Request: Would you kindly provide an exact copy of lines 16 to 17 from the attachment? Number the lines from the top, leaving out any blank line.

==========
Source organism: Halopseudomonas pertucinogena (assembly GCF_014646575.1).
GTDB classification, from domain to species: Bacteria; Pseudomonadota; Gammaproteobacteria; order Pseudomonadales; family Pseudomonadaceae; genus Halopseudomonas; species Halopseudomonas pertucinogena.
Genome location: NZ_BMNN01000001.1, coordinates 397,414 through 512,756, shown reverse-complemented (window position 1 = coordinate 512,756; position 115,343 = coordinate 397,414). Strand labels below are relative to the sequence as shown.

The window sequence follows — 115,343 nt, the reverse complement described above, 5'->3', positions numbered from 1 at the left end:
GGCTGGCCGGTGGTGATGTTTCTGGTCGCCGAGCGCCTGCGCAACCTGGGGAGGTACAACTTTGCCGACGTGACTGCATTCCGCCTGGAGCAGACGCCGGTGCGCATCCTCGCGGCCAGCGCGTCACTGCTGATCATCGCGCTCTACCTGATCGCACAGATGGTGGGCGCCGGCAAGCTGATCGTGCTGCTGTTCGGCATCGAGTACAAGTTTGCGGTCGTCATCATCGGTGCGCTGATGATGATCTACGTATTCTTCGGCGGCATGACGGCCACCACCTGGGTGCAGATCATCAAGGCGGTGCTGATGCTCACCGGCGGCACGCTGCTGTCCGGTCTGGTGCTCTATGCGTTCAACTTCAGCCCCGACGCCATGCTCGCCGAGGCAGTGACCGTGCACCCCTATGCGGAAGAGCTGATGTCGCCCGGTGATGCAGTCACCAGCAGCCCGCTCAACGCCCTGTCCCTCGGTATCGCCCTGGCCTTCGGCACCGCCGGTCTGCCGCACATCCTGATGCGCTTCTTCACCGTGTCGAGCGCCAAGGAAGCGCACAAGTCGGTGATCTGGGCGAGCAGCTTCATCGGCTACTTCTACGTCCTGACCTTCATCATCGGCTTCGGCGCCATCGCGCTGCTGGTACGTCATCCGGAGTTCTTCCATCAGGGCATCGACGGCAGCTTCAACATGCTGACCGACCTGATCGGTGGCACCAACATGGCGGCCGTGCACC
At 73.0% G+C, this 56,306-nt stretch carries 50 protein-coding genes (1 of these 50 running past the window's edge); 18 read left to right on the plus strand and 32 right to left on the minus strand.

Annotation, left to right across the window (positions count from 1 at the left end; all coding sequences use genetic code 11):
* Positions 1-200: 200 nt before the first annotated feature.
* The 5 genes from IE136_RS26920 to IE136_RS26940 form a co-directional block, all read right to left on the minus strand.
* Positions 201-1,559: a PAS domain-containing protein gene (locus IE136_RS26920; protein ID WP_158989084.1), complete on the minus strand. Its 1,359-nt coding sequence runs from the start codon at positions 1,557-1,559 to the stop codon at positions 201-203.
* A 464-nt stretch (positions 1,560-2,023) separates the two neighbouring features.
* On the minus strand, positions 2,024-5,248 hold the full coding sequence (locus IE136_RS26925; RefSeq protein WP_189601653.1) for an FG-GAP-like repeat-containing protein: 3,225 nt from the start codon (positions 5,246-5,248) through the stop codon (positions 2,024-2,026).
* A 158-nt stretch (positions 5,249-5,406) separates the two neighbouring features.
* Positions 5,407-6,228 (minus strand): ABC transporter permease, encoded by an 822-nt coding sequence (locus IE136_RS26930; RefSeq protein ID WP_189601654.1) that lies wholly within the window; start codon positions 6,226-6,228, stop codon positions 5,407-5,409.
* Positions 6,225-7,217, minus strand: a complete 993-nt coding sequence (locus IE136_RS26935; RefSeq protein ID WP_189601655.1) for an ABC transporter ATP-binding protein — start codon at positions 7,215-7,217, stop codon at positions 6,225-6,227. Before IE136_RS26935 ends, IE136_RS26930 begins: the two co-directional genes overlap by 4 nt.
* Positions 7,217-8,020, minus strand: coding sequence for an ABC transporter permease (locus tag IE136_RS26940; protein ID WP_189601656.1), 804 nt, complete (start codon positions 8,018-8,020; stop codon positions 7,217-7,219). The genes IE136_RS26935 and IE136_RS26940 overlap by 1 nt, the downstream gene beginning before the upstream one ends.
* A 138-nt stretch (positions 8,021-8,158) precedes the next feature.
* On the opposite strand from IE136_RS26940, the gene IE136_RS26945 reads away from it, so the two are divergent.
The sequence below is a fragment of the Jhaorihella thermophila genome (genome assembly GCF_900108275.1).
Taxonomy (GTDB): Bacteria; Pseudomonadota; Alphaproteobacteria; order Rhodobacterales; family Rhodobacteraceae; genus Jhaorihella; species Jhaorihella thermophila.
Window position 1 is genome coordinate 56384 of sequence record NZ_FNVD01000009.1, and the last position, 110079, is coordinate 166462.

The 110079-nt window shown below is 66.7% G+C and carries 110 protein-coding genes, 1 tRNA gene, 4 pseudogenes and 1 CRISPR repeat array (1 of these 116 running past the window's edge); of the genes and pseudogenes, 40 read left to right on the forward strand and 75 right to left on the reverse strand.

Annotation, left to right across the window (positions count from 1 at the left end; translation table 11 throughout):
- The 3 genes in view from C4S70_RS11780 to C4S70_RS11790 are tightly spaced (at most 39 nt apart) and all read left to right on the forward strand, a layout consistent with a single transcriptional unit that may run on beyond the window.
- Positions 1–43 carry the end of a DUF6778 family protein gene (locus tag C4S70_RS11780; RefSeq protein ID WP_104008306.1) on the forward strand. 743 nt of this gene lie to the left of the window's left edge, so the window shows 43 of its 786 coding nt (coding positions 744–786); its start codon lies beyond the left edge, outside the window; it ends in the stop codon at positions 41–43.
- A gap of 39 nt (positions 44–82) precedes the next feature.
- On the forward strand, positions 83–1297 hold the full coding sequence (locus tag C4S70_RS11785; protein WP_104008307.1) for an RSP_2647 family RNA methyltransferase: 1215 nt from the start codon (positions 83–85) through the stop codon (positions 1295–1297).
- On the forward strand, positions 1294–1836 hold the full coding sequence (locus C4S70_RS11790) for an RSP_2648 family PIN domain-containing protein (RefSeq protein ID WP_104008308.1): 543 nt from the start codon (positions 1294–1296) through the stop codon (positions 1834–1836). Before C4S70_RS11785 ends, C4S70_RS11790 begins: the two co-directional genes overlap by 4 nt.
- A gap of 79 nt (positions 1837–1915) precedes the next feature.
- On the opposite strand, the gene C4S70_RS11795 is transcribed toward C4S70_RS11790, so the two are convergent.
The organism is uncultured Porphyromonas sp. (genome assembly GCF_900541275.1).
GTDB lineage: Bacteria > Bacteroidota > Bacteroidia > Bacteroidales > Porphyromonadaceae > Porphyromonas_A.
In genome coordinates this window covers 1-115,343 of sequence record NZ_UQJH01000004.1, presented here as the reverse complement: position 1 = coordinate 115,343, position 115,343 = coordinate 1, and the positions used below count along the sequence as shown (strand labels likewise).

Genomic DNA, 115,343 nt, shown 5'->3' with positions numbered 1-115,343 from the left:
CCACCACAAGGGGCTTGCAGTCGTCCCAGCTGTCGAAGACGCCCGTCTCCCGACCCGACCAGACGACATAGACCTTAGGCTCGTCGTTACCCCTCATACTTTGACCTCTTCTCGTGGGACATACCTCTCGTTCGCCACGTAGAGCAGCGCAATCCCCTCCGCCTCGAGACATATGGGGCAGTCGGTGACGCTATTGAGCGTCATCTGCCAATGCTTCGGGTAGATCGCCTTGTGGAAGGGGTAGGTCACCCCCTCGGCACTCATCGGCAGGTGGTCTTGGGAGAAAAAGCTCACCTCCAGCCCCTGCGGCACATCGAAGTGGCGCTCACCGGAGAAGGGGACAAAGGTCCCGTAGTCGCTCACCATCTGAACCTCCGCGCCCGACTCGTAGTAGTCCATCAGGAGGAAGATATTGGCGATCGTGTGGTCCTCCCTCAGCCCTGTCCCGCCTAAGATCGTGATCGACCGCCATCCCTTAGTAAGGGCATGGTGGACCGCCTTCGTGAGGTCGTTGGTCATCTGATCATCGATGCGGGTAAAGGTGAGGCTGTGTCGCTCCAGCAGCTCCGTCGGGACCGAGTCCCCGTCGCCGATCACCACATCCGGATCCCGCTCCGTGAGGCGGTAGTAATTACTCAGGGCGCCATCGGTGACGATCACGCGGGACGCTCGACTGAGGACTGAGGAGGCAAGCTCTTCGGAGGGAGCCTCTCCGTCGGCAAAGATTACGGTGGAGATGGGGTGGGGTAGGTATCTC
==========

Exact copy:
* Positions 7,217-8,020, minus strand: coding sequence for an ABC transporter permease (locus tag IE136_RS26940; protein ID WP_189601656.1), 804 nt, complete (start codon positions 8,018-8,020; stop codon positions 7,217-7,219). The genes IE136_RS26935 and IE136_RS26940 overlap by 1 nt, the downstream gene beginning before the upstream one ends.
* A 138-nt stretch (positions 8,021-8,158) precedes the next feature.